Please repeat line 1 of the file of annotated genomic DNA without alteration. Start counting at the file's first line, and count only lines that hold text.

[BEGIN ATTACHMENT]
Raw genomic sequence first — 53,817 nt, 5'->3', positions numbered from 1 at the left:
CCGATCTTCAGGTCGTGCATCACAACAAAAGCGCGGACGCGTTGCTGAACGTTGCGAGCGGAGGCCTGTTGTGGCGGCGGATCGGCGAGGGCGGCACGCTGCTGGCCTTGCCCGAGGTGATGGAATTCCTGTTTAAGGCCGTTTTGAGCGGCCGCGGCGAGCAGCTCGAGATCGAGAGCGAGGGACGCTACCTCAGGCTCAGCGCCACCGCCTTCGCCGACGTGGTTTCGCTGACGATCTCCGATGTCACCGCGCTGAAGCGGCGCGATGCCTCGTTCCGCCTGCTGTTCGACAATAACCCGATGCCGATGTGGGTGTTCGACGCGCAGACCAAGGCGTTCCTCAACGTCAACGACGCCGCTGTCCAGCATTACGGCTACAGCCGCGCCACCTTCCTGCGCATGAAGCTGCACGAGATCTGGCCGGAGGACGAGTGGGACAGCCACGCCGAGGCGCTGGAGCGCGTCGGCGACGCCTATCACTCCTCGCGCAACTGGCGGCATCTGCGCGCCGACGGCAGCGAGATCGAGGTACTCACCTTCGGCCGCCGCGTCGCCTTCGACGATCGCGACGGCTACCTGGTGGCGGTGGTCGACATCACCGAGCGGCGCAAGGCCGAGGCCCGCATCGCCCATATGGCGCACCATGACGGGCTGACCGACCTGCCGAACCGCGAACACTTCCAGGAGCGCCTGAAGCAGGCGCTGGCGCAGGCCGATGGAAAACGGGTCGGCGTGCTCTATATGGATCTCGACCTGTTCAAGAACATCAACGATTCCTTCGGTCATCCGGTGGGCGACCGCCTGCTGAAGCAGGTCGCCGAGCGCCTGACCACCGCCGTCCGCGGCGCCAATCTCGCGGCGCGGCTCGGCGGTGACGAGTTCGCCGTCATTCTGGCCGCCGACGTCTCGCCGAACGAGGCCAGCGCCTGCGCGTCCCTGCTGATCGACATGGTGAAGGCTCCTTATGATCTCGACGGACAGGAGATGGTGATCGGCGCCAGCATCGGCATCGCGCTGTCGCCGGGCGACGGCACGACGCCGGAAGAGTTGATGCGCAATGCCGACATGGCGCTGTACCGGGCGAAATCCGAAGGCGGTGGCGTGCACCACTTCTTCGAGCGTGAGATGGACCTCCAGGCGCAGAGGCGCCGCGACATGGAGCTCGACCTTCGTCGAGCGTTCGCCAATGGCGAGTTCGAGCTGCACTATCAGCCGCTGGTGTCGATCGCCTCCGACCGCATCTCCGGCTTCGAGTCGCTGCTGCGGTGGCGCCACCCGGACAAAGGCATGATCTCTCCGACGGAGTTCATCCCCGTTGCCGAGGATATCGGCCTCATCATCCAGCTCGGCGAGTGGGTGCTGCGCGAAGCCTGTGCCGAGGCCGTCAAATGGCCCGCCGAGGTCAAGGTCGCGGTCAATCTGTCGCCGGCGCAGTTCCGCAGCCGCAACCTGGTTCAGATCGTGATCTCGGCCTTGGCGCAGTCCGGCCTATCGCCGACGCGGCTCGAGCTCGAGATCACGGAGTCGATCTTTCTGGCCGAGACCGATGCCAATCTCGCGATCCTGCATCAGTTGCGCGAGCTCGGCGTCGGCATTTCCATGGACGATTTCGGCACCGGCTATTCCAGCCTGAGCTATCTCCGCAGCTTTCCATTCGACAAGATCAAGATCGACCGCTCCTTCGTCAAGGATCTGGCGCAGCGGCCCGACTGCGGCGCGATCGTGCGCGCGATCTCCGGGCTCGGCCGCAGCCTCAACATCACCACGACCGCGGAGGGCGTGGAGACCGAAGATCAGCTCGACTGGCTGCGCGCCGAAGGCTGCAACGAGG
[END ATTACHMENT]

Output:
Raw genomic sequence first — 53,817 nt, 5'->3', positions numbered from 1 at the left: